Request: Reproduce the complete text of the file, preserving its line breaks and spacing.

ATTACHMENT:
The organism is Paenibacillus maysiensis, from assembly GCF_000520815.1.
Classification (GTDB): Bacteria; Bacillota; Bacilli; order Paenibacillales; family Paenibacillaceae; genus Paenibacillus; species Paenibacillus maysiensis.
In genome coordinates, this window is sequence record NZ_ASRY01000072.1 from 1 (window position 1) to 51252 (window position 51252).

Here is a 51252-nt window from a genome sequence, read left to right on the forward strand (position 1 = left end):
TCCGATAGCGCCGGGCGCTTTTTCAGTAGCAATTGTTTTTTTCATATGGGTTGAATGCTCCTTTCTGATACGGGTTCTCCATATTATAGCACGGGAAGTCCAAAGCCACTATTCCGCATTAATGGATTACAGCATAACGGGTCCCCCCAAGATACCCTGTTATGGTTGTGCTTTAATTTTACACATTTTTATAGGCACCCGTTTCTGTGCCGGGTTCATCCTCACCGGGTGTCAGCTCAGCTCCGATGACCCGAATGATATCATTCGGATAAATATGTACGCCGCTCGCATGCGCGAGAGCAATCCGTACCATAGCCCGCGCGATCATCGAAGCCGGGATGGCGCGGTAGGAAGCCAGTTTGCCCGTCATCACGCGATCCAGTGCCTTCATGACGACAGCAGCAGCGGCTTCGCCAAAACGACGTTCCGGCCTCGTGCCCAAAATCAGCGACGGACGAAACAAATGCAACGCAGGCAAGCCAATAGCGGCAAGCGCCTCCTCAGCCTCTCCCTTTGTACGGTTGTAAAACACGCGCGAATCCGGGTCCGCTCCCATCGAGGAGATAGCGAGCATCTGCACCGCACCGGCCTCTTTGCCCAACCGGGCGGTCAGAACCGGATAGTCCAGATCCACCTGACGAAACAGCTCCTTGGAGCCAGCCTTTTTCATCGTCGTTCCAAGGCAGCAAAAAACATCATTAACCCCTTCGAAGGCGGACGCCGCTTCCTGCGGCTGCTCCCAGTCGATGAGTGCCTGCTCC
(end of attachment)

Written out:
The organism is Paenibacillus maysiensis, from assembly GCF_000520815.1.
Classification (GTDB): Bacteria; Bacillota; Bacilli; order Paenibacillales; family Paenibacillaceae; genus Paenibacillus; species Paenibacillus maysiensis.
In genome coordinates, this window is sequence record NZ_ASRY01000072.1 from 1 (window position 1) to 51252 (window position 51252).

Here is a 51252-nt window from a genome sequence, read left to right on the forward strand (position 1 = left end):
TCCGATAGCGCCGGGCGCTTTTTCAGTAGCAATTGTTTTTTTCATATGGGTTGAATGCTCCTTTCTGATACGGGTTCTCCATATTATAGCACGGGAAGTCCAAAGCCACTATTCCGCATTAATGGATTACAGCATAACGGGTCCCCCCAAGATACCCTGTTATGGTTGTGCTTTAATTTTACACATTTTTATAGGCACCCGTTTCTGTGCCGGGTTCATCCTCACCGGGTGTCAGCTCAGCTCCGATGACCCGAATGATATCATTCGGATAAATATGTACGCCGCTCGCATGCGCGAGAGCAATCCGTACCATAGCCCGCGCGATCATCGAAGCCGGGATGGCGCGGTAGGAAGCCAGTTTGCCCGTCATCACGCGATCCAGTGCCTTCATGACGACAGCAGCAGCGGCTTCGCCAAAACGACGTTCCGGCCTCGTGCCCAAAATCAGCGACGGACGAAACAAATGCAACGCAGGCAAGCCAATAGCGGCAAGCGCCTCCTCAGCCTCTCCCTTTGTACGGTTGTAAAACACGCGCGAATCCGGGTCCGCTCCCATCGAGGAGATAGCGAGCATCTGCACCGCACCGGCCTCTTTGCCCAACCGGGCGGTCAGAACCGGATAGTCCAGATCCACCTGACGAAACAGCTCCTTGGAGCCAGCCTTTTTCATCGTCGTTCCAAGGCAGCAAAAAACATCATTAACCCCTTCGAAGGCGGACGCCGCTTCCTGCGGCTGCTCCCAGTCGATGAGTGCCTGCTCC